The Malta Independent 20 April 2024, Saturday
View E-Paper

Cybersecurity incidents – the most common causes

Sunday, 29 May 2022, 21:02 Last update: about 3 years ago

Karen Massa is a Business and IT Risk Consulting manager at EY

With no borders to contain it, the tsunami of digital transformation has washed over the global economy, bringing with it risks to not just IT and banking, but increasingly energy, transportation and other critical infrastructure. In the near future, cybersecurity will continue being more of a priority as the business world becomes increasingly digital and cyber threats grow in number and sophistication.

Over the past two years, every organisation has had to transform at an accelerated speed that would have been thought impossible just a short time ago. However, many organisations did not involve cybersecurity in the decision-making process, either due to oversight or urgency of the need to adapt. As a result, these organisations need to address the risks and potential vulnerabilities that were introduced during their transformation efforts at the height of the pandemic while also ensuring cybersecurity resilience for the next major disruption in this fast-moving environment.

The EY Global Information Security Survey 2021 draws on insights from over 1,400 chief information security officers (CISOs) and senior security executives. It explores the challenges they face as they position their function as an enabler of growth and strategic partner. Since the 2020 GISS report, there has been a significant rise in the number of disruptive and sophisticated attacks, many of which could have been avoided had companies embedded security by design throughout the business. The survey revealed that more than three in four (77%) respondents warn that they have seen an increase in the number of disruptive attacks, such as ransomware, over the last 12 months. Additionally, 42% are more concerned than they have ever been about their company's ability to manage cyber threats -   61% of respondents say that timescales have been too tight for cybersecurity assessments and 57% don't always know whether their defenses are strong enough for hackers' new strategies. A lapse only needs to happen once for threat actors to exploit vulnerability.

The GISS survey, as well as Security by Design, are a few of the many topics that will be explored during EY Engage, Malta's Technology Leaders Forum, which will be taking place on 1 June, in collaboration with SG Solutions Ltd, a DELL Technologies Platinum Partner for this event.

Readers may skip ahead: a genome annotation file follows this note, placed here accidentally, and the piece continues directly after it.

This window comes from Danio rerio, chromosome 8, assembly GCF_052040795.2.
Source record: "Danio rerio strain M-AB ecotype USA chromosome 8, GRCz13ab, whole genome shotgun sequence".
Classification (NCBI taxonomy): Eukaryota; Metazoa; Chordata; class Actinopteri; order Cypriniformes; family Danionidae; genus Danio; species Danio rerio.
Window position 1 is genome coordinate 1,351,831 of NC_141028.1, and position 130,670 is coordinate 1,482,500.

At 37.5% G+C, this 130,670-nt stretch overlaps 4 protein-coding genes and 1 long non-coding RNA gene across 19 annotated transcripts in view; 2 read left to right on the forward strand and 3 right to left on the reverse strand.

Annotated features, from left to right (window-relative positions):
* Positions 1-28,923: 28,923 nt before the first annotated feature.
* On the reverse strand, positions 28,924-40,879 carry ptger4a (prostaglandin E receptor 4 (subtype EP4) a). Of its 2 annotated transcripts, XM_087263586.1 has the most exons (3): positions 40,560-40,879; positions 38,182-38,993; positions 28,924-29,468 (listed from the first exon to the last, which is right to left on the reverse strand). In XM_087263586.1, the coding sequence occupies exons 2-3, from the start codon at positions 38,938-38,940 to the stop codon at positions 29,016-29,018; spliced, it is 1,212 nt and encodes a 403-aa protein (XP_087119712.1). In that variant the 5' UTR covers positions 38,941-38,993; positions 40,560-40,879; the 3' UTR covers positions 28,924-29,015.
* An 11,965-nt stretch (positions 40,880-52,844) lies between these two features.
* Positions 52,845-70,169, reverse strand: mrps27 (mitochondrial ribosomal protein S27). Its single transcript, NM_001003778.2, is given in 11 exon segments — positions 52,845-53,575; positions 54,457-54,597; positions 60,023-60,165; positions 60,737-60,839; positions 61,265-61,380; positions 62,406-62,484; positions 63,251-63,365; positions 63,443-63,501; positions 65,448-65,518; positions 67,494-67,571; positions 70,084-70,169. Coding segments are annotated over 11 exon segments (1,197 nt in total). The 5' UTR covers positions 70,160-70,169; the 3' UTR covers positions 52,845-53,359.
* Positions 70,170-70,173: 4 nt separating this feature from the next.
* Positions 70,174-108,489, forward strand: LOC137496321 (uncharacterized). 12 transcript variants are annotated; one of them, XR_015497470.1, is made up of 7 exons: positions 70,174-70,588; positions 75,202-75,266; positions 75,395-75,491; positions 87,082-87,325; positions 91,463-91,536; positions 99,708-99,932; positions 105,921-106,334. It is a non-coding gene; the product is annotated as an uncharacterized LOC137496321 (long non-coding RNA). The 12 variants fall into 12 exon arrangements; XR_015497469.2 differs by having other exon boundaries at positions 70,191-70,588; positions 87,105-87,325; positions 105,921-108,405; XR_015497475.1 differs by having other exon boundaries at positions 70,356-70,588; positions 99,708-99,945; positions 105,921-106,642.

Through their experience, SG Solutions Ltd, along with DELL Technologies, have determined that there are many pitfalls through which a company may experience a cyber-attack. The following are a few examples of the most prevalent vulnerabilities and how to remediate them:

Misconfiguration of applications and vulnerabilities are common causes of data breaches With the number of applications interlinked with one another, it is good practice to limit allowed traffic. This is achieved by either limiting user access based on designated roles and keeping them updated, allowing only the required ports, disabling external access or isolating VLANs when possible, are just a few precautions to keep in mind. Always keep a lookout for vulnerability patches that are regularly provided by vendors, which not only improve the performance of their application but also close any newly discovered back doors.

Phishing emails are becoming increasingly sophisticated and harder to detect Attackers are taking advantage provided by social media platforms. The act will seem highly genuine to an uneducated victim when combined with anxiety to represent a sense of corporate urgency. These socially engineered attacks can be avoided, not only by keeping spam filters and antivirus software updated, but by making the end users more aware and by reporting when they are not sure. Phishing attack simulations can pinpoint the users who need further awareness.

Another common cause of data breaches is passwords Consumers tend to use either default passwords or the same password for all their logins and a single leaked password often leads to the compromise of many digital solutions. Using complex and unique passwords backed up with multi-factor authentication is the best way to keep your accounts safe. Make use of password managers and if possible, reset them every few months. This way if a website has been compromised and your credentials are on various databases ready to be used for potential hacks those credentials are only valid for a short period of time. Keep in mind that some of these compromised accounts have credit card details on them.

Cyberattacks, malware and phishing attacks remain an ever present risk to both private and public sector organisations.  Data loss or data breach incidents may lead to considerable fines including potential reputational damage that such risks present. In view of this backdrop, as organisations strive to enhance their information security infrastructure to prevent such incidents and prevent the loss of personal data as well as confidential business data, the focus on cybersecurity has never been sharper.

EY Engage, Malta's Technology Leaders Forum will be held at the Westin Dragonara Resort on 1 June at 11.30am. The event explores how IT enables organisations to become resilient and competitive during times of disruption. Speakers include Pascal Bornet, a globally renowned keynote speaker and author of the bestselling book Intelligent Automation.

Networking opportunities, roundtable sessions covering current industry topics and a panel discussion will also provide a unique setting to collaborate on current industry challenges and trends.

For registration visit ey.com/en_mt/events/engage


  • don't miss